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05 February 2004
The Herald
Optical Express owner turns blind eye to slump in profits


 
DAVID Moulsdale, owner of the Optical Express chain, has vowed to pursue further acquisitions despite seeing the profits of his eyecare empire virtually wiped out last year.
The 35-year-old Glaswegian blamed the slump in trading performance on the costs of integrating Health Clinic, a 20-store Newcastle chain which was losing 1.5m a month when he bought it out of administ-ration in late 2002. 'We have turned that business around but are not finished maximising its profitability,' he stressed.
Moulsdale, who is worth an estimated 30m, has borrowed heavily from Bank of Scotland to fund a string of acquisitions since the mid-1990s. The purchases have seen the Cumbernauld-based Optical Express chain grow to some 164 UK outlets, all but a handful of which operate under the Optical Express brand.
In its most recent financial year, the pre-tax profits of holding company DCM Optical Holdings slumped to just 171,000, down from 1.8m in 2002 and 3.4m in 2001. The fall came despite a 7% rise in sales from continuing operat-ions, to 48.9m.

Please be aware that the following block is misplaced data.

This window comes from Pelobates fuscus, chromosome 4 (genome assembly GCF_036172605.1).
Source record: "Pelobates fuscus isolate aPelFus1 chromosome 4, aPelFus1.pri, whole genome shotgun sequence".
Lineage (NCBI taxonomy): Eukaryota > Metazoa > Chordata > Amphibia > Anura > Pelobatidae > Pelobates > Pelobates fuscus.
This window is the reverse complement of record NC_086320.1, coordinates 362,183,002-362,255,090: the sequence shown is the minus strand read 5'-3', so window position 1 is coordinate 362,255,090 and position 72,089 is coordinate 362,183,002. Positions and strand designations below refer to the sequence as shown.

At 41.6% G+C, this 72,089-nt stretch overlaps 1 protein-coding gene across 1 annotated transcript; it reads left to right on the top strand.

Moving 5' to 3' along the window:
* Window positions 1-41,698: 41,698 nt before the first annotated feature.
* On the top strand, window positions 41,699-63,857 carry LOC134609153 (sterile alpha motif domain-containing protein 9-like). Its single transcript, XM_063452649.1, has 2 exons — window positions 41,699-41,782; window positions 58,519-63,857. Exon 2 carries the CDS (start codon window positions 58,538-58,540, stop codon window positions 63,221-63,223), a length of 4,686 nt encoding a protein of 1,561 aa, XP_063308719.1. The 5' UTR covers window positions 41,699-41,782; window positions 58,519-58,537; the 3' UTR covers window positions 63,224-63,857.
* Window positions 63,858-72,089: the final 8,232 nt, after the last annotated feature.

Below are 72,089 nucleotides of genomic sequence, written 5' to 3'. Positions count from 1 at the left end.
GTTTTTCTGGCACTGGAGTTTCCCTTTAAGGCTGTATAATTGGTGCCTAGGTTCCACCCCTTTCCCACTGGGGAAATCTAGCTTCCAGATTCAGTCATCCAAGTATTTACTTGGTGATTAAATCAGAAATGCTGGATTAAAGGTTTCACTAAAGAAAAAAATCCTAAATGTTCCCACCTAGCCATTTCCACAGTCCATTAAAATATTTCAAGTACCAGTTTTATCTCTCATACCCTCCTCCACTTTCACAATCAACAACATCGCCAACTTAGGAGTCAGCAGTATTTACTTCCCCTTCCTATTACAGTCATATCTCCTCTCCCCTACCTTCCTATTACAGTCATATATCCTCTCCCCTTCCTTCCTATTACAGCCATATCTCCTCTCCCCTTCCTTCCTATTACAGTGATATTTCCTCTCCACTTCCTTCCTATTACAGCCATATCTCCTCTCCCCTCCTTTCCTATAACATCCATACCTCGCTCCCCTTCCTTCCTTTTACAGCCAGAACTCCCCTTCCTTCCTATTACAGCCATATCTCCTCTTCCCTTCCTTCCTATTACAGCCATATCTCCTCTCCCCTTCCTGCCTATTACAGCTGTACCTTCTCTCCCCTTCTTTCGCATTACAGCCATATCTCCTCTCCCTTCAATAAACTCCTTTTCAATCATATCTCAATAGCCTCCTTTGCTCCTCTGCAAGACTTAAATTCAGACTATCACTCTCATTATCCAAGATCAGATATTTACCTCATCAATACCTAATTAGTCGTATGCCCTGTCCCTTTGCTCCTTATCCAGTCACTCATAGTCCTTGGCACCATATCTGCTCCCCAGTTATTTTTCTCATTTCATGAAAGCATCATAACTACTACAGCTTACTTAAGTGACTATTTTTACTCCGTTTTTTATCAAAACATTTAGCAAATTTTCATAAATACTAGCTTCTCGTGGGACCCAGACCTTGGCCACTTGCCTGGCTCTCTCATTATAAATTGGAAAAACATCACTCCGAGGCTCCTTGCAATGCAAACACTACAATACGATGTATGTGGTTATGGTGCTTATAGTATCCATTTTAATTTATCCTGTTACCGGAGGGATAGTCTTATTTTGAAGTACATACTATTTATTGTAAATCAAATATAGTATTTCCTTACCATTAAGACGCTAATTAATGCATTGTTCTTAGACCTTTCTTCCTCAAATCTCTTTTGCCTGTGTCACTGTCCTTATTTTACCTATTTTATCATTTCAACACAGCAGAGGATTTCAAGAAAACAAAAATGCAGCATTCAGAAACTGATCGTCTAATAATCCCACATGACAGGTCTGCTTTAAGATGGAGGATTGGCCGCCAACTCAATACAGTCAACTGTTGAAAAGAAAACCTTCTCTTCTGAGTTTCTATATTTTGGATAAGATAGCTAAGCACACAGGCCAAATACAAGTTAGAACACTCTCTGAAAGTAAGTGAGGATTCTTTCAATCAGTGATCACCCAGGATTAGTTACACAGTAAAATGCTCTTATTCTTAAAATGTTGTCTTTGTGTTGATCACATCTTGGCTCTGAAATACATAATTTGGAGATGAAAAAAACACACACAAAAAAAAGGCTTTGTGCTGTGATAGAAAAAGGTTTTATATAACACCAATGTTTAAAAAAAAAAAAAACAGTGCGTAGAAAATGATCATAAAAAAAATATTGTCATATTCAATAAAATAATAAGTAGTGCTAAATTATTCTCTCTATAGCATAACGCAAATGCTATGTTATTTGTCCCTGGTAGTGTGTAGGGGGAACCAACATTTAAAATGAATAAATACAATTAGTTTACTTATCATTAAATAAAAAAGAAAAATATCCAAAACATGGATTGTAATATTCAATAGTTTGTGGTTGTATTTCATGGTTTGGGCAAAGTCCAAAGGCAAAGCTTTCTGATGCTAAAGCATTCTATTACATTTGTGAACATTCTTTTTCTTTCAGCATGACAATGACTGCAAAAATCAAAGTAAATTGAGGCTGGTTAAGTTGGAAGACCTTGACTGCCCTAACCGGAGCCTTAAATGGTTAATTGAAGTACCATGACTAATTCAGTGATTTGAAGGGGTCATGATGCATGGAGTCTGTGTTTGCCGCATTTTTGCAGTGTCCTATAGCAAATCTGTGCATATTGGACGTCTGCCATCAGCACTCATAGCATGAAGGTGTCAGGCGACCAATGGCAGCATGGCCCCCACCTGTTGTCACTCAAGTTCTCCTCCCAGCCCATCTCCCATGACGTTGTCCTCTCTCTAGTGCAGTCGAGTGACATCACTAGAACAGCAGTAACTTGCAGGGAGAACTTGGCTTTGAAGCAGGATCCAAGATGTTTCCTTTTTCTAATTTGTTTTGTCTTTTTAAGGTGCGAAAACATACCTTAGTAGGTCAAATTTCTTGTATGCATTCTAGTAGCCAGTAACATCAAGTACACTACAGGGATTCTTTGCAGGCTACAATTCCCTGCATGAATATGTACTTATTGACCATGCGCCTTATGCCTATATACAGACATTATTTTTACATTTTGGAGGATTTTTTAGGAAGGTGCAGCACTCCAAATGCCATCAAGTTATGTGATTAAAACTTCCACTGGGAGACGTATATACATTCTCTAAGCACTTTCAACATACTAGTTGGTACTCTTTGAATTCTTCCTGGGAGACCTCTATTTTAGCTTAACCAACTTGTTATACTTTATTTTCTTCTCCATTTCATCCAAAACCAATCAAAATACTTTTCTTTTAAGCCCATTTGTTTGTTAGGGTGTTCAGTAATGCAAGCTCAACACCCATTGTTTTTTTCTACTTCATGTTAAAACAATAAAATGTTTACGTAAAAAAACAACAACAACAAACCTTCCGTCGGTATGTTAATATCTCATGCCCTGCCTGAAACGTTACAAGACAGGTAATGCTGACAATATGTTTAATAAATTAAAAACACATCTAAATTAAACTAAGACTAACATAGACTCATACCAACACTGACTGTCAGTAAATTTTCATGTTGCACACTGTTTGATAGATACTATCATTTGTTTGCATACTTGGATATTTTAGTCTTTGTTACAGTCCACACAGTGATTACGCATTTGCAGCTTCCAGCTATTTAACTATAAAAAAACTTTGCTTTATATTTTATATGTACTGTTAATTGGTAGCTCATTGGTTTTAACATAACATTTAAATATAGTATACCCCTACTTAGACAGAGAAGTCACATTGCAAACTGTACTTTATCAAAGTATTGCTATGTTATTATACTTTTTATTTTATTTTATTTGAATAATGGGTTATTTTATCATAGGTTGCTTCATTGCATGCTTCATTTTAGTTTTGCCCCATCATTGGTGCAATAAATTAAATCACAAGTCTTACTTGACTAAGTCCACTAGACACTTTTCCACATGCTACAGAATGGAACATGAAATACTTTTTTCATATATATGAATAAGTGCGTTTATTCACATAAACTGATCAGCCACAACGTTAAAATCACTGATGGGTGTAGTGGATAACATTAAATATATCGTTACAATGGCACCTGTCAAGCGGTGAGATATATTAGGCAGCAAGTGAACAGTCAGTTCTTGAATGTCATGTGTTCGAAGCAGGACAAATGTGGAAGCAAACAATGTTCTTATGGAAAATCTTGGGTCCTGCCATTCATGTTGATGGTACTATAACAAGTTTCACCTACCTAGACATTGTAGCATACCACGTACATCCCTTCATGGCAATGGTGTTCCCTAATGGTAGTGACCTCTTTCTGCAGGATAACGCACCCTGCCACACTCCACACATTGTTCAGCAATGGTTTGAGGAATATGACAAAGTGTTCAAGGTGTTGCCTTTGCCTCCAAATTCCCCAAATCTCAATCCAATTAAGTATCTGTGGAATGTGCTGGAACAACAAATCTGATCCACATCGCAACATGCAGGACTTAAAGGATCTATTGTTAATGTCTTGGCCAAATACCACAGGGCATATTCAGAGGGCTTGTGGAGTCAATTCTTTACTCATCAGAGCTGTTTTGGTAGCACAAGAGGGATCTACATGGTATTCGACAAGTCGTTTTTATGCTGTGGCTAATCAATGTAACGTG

Acquisitions added another 15.3m to revenues, taking DCM's total sales for the year to March 29, 2003 to 64.2m.
Moulsdale said like-for-like sales in this financial year are 8% higher, adding that profits will increase in 2004. He also indicated that there will be no let-up in the group's breakneck expansion programme, despite its impact on the bottom line.
Operating profit on continuing operations dipped from 2.3m to 1.3m, which Mousdale blamed on the costs of beefing up the management team and infrastructure to deal with an estimated 35m in extra sales flowing from the 2002 deals. Moulsdale immediately took 9.5m out of the Health Clinic cost base by offloading non-core parts of the business.
He said: 'Our ratio of debt to both turnover and profit is one of the best in the industry. We are not actively seeking a disposal and are looking to grow as best we can. We are looking at new acquisitions and seeking to grow market share and profitability.'
Moulsdale declined to discuss takeover targets, after it was reported last year that he had approached Boots about buying its 200m-a-year opticians business. He also expressed interest in taking over the management of Boots' in-store opticians, but that proposal came to nothing. 'We did not acquire any of the Boots (standalone) stores or operations,' he confirmed.
In addition to Health Clinic, Moulsdale's most significant purchases have included the Co-op Eyecare chain of 34 shops in 2001. In May last year, after the accounting year-end, he paid 2m for Manchester-based Maxivision, which he claimed would give the firm top spot in the UK's laser surgery market.
Moulsdale's vision for the group has been to maximise sales and profits for existing UK outlets before exploring overseas markets.


PAUL ROGERSON February 05 2004



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